Content warning: The following article mentions details surrounding the author’s experiences with self-harm, which may be upsetting for some readers. Please know that there are many resources available for support including the National Suicide Prevention Lifeline (1-800-273-8255) and online chat.
On a fairly recent visit to the doctor, she looked at me with a great bit of concern. She took a deep breath, and with water-filled eyes, she began to read off a list of things that my recent PET scan and blood work had revealed. As she read off the list I felt a small lump that was beginning to form in my throat. I felt my eyes misting slightly, but I had to pull it together. So I did.
After she read this grocery list of all things wrong, she looked at me, and with certainty, she said: "You’re going to be okay. I can’t tell you when, but you’re going to be just fine. You have a long road ahead of you, but we’re going to deal with one issue at a time." She then wrote a note and said she was sending me to the hospital.
So, I go to the hospital. The doctor looked at the note and said, "I don’t know why she sent you here. There’s a lot of stuff that you have going on, and there’s nothing we can do. You need to go to your oncologist."
I listened to what he had to say, and my husband and I left. Instead of going to my oncologist we went home. I took a shower and I laid down. Lying in my bed I began to reminisce about my life. I thought about all of the things that I’d done and all of the things I had yet to do.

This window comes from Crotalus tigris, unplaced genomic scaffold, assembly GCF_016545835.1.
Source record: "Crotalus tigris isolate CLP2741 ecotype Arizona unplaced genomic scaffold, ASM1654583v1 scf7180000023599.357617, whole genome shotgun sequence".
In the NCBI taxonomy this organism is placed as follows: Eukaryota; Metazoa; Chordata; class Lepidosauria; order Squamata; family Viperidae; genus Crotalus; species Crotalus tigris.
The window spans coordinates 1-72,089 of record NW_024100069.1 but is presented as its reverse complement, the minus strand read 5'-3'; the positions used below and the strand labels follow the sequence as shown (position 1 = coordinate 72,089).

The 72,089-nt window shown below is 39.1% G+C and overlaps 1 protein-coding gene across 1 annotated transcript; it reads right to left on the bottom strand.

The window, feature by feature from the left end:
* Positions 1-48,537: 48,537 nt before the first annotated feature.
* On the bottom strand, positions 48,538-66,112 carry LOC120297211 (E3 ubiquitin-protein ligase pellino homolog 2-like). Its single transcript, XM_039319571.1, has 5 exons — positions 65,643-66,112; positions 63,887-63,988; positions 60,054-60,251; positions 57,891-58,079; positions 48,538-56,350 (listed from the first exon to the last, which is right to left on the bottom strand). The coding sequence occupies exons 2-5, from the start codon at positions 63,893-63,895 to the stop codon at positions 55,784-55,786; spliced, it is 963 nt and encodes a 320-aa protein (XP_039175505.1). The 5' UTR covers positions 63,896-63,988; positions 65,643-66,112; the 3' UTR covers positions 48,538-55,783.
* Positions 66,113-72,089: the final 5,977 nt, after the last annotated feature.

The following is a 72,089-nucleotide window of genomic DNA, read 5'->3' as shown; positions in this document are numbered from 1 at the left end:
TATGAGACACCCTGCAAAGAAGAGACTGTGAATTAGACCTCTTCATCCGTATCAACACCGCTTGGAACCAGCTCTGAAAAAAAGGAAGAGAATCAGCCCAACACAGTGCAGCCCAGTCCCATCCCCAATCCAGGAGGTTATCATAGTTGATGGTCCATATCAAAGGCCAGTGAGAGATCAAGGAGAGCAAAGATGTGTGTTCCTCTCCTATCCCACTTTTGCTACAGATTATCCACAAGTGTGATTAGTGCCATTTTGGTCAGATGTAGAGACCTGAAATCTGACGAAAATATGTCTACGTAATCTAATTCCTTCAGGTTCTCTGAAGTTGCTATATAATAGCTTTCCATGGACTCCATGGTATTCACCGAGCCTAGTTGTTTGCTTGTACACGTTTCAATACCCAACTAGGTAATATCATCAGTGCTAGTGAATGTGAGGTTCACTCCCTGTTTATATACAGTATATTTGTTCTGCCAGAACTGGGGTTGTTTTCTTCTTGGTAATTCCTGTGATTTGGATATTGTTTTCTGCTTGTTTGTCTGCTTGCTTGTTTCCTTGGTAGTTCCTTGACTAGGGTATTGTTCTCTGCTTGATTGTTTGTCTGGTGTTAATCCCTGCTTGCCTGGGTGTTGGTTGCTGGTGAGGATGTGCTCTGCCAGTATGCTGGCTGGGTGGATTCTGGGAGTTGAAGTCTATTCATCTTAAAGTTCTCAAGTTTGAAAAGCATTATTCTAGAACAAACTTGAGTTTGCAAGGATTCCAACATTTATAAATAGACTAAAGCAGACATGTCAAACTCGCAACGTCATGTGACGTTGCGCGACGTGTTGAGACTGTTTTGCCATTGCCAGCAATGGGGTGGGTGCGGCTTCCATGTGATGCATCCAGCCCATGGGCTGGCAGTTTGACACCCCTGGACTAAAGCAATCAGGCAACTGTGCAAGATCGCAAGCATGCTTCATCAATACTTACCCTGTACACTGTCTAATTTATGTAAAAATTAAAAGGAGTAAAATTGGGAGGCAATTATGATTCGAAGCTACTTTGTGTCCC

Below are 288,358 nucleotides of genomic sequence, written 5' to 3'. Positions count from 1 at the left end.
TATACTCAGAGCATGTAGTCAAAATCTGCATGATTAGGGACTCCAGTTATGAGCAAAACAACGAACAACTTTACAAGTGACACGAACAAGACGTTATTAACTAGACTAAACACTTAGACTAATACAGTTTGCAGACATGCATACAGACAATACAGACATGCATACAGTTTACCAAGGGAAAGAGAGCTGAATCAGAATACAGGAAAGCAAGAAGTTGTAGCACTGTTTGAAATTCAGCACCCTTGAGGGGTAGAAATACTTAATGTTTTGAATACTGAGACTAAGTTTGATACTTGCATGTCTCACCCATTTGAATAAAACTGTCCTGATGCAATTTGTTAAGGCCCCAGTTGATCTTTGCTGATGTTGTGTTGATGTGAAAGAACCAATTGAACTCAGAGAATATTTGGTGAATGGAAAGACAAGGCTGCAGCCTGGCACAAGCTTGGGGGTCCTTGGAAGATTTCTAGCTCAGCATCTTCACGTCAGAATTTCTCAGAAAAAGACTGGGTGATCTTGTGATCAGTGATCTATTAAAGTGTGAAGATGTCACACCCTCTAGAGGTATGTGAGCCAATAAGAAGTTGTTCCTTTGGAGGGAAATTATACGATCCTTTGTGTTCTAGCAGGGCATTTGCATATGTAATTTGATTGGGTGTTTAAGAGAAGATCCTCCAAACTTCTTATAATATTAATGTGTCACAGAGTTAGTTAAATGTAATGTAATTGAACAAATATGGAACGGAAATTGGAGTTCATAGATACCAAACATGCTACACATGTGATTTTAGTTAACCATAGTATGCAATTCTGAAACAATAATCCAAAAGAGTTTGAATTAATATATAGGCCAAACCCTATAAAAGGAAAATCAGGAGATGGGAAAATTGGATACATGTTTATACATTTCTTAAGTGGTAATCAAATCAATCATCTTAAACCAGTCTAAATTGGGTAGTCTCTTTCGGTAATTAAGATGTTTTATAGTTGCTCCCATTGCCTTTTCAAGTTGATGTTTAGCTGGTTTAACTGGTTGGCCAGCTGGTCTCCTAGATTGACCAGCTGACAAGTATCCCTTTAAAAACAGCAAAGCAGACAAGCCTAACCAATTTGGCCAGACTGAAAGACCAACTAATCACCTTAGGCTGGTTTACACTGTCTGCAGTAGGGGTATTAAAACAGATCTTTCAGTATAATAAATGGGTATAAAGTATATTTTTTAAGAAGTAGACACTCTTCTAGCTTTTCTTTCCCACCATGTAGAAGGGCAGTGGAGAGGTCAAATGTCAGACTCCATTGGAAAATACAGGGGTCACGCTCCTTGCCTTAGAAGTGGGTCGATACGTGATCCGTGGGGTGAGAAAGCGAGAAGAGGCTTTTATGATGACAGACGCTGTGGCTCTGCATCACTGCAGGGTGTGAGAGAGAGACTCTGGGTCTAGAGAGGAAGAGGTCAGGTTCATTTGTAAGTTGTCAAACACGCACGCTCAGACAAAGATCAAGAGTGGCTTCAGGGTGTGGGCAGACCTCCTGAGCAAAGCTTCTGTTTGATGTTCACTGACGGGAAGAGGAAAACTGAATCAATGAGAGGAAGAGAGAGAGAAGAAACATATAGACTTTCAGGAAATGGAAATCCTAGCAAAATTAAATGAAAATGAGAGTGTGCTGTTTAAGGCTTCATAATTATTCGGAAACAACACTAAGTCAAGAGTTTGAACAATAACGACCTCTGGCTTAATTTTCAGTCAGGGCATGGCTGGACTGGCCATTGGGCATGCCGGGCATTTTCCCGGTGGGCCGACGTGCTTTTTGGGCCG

Feeling so alone
I had been there for everyone else, but I had forgotten about me. I thought about my current health issues and how I had been strong for so long, but now everything was weighing on me. I knew that I had an awesome support system, but at that moment I felt all alone and like I didn’t matter.
I convinced myself that people would grieve a few days a week at the most and then it would be business as usual. So I grabbed a glass of water, and I took some pills, I waited for about ten minutes later and I took some more. You never take them all at once.
I felt my head getting heavy, and I lay down. I could feel the bed closing in on me. I felt my body sink further and further into the bed. My breathing was now more like panting, shallow, silent whispers of breath. And then there was nothing.
I could feel my spirit leave my body. I saw my lifeless body lying still on the bed. Suddenly, I was in a tunnel filled with water. I saw a dim light at the end of the tunnel. I heard a loud but still, a voice say to me, "It’s not your time, go back." Without another word, I felt a large hand grab me and snatch me out of the tunnel. I felt my spirit go back into my body. My spirit had made its way of escape quickly; its return was just as swift.
Coming back into focus
I awakened to a drowsy and limp type of existence. I couldn’t move. However, through fuzzy and blurred vision, I could see that I was in my bedroom. What seemed like forever was only twelve hours. When I was fully awake I realized that God had saved me and that I truly had dodged a huge bullet.
So when you look at people who try to commit suicide or someone who’s successful at ending their earthly lives, and you think that they’re weak, a coward, or have mental issues, think again. That might not always be the case. They might just be tired of their journey.
Have you gained new friends in your metastatic cancer journey?